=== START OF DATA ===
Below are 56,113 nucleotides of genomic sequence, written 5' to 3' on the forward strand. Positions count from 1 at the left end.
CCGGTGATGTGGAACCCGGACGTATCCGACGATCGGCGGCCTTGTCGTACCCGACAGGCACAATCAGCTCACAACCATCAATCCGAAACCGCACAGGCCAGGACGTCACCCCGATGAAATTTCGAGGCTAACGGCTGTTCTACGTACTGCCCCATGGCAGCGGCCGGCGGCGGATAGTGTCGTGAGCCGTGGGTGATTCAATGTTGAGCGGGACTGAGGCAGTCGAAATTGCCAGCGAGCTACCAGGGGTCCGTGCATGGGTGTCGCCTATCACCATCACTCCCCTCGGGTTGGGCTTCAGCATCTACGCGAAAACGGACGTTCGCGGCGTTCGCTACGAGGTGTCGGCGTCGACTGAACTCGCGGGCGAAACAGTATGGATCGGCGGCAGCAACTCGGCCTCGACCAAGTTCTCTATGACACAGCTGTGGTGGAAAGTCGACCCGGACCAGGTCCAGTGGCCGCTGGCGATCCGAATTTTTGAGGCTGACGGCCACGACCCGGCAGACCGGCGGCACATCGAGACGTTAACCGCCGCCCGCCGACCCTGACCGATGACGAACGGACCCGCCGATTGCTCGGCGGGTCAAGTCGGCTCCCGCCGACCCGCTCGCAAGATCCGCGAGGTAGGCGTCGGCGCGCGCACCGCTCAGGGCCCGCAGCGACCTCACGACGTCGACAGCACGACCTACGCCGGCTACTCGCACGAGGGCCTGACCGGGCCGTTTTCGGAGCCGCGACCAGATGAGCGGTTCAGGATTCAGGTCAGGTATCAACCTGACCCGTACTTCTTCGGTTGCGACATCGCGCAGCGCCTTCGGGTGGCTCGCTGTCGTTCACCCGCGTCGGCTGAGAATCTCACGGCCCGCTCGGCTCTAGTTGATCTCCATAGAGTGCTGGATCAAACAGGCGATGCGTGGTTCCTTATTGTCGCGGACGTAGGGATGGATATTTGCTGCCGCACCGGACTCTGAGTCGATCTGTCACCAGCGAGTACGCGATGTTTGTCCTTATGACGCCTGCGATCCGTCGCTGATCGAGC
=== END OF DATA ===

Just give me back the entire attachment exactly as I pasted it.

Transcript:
Below are 56,113 nucleotides of genomic sequence, written 5' to 3' on the forward strand. Positions count from 1 at the left end.
CCGGTGATGTGGAACCCGGACGTATCCGACGATCGGCGGCCTTGTCGTACCCGACAGGCACAATCAGCTCACAACCATCAATCCGAAACCGCACAGGCCAGGACGTCACCCCGATGAAATTTCGAGGCTAACGGCTGTTCTACGTACTGCCCCATGGCAGCGGCCGGCGGCGGATAGTGTCGTGAGCCGTGGGTGATTCAATGTTGAGCGGGACTGAGGCAGTCGAAATTGCCAGCGAGCTACCAGGGGTCCGTGCATGGGTGTCGCCTATCACCATCACTCCCCTCGGGTTGGGCTTCAGCATCTACGCGAAAACGGACGTTCGCGGCGTTCGCTACGAGGTGTCGGCGTCGACTGAACTCGCGGGCGAAACAGTATGGATCGGCGGCAGCAACTCGGCCTCGACCAAGTTCTCTATGACACAGCTGTGGTGGAAAGTCGACCCGGACCAGGTCCAGTGGCCGCTGGCGATCCGAATTTTTGAGGCTGACGGCCACGACCCGGCAGACCGGCGGCACATCGAGACGTTAACCGCCGCCCGCCGACCCTGACCGATGACGAACGGACCCGCCGATTGCTCGGCGGGTCAAGTCGGCTCCCGCCGACCCGCTCGCAAGATCCGCGAGGTAGGCGTCGGCGCGCGCACCGCTCAGGGCCCGCAGCGACCTCACGACGTCGACAGCACGACCTACGCCGGCTACTCGCACGAGGGCCTGACCGGGCCGTTTTCGGAGCCGCGACCAGATGAGCGGTTCAGGATTCAGGTCAGGTATCAACCTGACCCGTACTTCTTCGGTTGCGACATCGCGCAGCGCCTTCGGGTGGCTCGCTGTCGTTCACCCGCGTCGGCTGAGAATCTCACGGCCCGCTCGGCTCTAGTTGATCTCCATAGAGTGCTGGATCAAACAGGCGATGCGTGGTTCCTTATTGTCGCGGACGTAGGGATGGATATTTGCTGCCGCACCGGACTCTGAGTCGATCTGTCACCAGCGAGTACGCGATGTTTGTCCTTATGACGCCTGCGATCCGTCGCTGATCGAGC